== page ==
Trips & Adventures – 12 July 2018
We took the short ride by bus from Piccadilly to the heart of the university area. On the corner
of Oxford Road and Nelson Street was a great find – The Turing Tap – a pub dedicated to Alan Turing. It was very popular and served great value food.
It was then a short hop to The Pankhurst Centre, a Grade II listed building at 60-62 Nelson Street, Manchester. The Centre is a pair of Victorian villas, of which No 62 was the home of Emmeline Pankhurst and her daughters Sylvia, Christabel and Adela and the birthplace of the suffragette movement.
The Centre also contains a museum, The Pankhurst Parlour, which has become a memorial to the suffragette movement. Its Edwardian style furnishings evoke the home of Mrs Pankhurst and her daughters. We also watched a short film about the suffragette movement which included an amusing propaganda film by the anti-suffragists.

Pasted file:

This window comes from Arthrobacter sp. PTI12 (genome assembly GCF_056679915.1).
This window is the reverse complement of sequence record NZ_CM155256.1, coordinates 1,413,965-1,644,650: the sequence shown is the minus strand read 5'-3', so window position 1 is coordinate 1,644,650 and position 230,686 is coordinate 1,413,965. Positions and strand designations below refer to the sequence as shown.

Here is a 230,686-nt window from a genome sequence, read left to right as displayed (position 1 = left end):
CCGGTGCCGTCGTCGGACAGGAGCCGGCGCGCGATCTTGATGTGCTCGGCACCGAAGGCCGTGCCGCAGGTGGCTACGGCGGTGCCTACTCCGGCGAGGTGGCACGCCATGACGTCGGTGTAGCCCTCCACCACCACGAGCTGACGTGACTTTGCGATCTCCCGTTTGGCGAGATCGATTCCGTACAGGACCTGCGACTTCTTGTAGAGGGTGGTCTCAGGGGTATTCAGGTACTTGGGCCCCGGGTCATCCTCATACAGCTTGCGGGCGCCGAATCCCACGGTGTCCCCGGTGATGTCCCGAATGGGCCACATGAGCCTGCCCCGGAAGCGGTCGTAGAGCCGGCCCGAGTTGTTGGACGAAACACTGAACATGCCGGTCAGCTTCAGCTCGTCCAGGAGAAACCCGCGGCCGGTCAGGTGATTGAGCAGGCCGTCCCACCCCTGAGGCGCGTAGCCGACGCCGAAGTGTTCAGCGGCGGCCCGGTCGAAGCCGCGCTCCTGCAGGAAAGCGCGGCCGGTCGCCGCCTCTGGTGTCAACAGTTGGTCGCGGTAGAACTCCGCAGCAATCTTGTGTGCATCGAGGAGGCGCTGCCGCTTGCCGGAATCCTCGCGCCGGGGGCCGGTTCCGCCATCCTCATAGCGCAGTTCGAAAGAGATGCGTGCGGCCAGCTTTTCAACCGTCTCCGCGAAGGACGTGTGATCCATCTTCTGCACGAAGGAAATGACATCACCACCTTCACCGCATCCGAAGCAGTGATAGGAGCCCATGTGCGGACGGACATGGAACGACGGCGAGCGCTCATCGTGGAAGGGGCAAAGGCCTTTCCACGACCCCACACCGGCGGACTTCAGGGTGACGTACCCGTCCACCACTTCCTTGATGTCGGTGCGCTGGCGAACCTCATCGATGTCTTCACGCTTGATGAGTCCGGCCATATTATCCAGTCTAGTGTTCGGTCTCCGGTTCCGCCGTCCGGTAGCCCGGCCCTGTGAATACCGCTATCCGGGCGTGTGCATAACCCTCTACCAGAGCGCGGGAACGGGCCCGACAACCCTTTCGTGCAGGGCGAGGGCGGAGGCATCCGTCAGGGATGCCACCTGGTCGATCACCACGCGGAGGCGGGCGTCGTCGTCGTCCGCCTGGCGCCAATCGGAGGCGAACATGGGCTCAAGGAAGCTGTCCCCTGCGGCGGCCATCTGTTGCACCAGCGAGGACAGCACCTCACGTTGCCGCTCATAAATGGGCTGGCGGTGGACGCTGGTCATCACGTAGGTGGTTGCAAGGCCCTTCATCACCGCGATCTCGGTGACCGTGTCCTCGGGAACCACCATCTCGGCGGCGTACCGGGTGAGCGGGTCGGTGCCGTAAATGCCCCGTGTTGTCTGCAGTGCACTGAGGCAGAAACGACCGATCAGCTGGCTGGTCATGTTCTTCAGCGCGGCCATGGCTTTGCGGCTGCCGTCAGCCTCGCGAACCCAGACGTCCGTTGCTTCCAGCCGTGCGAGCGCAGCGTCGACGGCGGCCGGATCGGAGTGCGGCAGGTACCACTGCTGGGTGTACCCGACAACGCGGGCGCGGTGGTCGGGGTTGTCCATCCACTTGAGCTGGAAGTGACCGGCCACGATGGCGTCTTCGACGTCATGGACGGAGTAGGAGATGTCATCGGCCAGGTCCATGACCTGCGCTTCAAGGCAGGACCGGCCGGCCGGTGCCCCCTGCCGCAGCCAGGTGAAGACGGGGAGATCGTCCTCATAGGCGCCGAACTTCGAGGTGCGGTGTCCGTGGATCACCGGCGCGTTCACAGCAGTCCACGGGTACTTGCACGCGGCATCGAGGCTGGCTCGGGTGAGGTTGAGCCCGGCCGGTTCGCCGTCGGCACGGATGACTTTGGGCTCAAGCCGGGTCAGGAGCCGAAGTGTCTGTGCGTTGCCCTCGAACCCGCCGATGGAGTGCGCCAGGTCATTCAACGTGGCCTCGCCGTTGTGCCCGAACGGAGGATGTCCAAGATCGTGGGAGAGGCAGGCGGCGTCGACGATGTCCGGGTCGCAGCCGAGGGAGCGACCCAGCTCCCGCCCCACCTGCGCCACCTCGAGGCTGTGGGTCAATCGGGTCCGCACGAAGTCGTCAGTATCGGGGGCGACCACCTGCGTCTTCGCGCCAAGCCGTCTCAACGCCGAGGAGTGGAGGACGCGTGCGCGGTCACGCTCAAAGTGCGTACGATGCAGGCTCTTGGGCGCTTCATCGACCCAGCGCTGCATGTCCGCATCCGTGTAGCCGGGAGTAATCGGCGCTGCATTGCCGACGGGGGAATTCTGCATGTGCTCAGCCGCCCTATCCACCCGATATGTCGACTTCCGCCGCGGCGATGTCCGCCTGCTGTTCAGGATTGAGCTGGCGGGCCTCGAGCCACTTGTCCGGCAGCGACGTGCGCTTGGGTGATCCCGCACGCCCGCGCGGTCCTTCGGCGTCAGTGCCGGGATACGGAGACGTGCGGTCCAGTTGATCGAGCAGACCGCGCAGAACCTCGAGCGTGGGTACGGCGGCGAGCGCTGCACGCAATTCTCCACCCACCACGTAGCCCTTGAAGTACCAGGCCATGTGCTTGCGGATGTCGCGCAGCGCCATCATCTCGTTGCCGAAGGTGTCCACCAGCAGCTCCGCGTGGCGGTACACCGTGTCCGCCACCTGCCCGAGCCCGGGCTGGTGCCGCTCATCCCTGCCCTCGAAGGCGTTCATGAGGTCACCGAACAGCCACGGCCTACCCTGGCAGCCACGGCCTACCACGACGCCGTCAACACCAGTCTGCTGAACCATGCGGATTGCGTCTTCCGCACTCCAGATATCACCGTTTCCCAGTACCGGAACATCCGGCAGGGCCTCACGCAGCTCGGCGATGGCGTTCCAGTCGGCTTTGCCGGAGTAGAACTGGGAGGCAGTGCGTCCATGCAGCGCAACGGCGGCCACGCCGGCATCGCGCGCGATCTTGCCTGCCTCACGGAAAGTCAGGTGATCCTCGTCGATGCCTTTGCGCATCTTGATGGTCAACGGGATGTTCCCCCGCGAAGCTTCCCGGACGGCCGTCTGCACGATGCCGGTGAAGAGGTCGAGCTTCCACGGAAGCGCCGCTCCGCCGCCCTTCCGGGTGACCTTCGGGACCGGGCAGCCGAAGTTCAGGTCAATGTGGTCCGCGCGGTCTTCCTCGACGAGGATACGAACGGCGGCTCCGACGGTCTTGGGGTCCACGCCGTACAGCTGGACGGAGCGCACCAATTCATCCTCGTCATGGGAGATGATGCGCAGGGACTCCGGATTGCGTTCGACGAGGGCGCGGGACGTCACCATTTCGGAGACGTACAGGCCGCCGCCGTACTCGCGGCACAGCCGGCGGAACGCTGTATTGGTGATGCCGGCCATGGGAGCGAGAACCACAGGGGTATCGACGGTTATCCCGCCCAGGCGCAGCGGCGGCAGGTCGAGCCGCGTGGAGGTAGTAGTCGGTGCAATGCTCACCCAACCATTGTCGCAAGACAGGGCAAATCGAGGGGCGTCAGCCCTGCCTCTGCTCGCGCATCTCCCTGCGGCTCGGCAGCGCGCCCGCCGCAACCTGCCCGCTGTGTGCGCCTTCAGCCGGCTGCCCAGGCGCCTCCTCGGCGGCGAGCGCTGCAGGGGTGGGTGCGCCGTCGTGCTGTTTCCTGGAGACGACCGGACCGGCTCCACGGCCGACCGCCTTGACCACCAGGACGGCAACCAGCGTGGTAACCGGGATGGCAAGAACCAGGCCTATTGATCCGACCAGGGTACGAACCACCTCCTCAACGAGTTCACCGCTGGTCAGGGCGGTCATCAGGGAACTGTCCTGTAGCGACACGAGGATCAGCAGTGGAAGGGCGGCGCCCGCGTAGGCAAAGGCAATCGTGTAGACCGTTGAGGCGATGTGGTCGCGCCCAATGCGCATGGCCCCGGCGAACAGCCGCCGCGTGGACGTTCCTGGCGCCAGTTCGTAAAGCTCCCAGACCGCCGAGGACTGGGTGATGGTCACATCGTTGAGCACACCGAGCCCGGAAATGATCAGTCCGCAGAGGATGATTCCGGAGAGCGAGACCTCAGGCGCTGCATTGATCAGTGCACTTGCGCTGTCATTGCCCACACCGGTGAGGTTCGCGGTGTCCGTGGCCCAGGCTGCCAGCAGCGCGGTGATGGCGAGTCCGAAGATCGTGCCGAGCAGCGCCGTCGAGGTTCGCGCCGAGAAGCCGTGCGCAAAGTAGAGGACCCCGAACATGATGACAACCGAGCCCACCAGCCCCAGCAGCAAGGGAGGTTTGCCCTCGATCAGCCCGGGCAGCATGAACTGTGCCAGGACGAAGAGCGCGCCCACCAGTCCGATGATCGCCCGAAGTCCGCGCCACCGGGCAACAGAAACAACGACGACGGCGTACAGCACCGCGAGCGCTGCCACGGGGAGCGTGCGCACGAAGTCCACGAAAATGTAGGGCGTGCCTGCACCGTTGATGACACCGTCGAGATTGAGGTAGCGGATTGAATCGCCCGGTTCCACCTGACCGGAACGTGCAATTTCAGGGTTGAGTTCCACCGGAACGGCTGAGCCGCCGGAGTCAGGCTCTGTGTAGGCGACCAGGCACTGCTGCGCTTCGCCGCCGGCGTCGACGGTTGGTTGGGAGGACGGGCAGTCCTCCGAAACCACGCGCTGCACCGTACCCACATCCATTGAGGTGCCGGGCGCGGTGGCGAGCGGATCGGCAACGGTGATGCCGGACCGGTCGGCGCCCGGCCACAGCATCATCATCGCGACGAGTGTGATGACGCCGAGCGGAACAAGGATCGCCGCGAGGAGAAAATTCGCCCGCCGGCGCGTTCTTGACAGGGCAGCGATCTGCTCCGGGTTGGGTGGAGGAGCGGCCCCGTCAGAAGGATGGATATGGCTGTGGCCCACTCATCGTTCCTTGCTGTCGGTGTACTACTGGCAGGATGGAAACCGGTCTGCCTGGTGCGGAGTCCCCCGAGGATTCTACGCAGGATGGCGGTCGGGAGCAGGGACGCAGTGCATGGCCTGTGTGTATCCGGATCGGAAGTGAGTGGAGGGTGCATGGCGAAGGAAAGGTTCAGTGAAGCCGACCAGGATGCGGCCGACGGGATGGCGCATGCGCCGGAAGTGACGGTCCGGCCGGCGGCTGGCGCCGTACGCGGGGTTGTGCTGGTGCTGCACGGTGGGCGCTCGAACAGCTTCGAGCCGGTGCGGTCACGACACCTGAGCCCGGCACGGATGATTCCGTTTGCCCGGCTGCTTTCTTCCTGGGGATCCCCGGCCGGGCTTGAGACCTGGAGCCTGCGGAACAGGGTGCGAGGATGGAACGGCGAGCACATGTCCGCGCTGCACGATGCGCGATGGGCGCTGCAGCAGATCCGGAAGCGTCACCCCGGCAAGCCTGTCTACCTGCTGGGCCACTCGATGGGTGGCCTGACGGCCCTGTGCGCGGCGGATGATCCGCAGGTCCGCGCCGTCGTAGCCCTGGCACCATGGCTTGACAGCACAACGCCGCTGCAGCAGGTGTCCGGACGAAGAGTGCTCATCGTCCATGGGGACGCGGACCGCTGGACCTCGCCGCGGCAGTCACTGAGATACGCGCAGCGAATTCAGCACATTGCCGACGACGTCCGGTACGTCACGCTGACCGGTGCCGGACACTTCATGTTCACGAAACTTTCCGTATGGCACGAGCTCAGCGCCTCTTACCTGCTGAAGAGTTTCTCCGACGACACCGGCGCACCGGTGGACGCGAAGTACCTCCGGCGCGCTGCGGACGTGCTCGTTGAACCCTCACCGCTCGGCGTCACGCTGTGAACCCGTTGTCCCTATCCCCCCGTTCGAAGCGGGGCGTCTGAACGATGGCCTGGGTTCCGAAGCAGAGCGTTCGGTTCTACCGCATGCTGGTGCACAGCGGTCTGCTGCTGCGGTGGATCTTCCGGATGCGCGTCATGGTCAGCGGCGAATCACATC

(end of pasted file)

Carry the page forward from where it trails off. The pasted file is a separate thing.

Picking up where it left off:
We then walked to 84 Plymouth Grove, now known as Elizabeth Gaskell’s House. The Grade II listed neoclassical villa was the residence of William and Elizabeth Gaskell from 1850 till their deaths in 1884 and 1865 respectively.
It was there that Elizabeth Gaskell wrote some of most famous works such as Cranford and North and South. Prior to our visit, there had been many other visitors including Charlotte Brontë, Charles Dickens and Charles Hallé. On one occasion, the meek Brontë even hid behind the curtains in Gaskells’ drawing room as she was too shy to meet the other guests.
Peter, however, was not shy and entertained us by playing a tune or two on the piano.
The guides were very informative and told us a number of amusing anecdotes.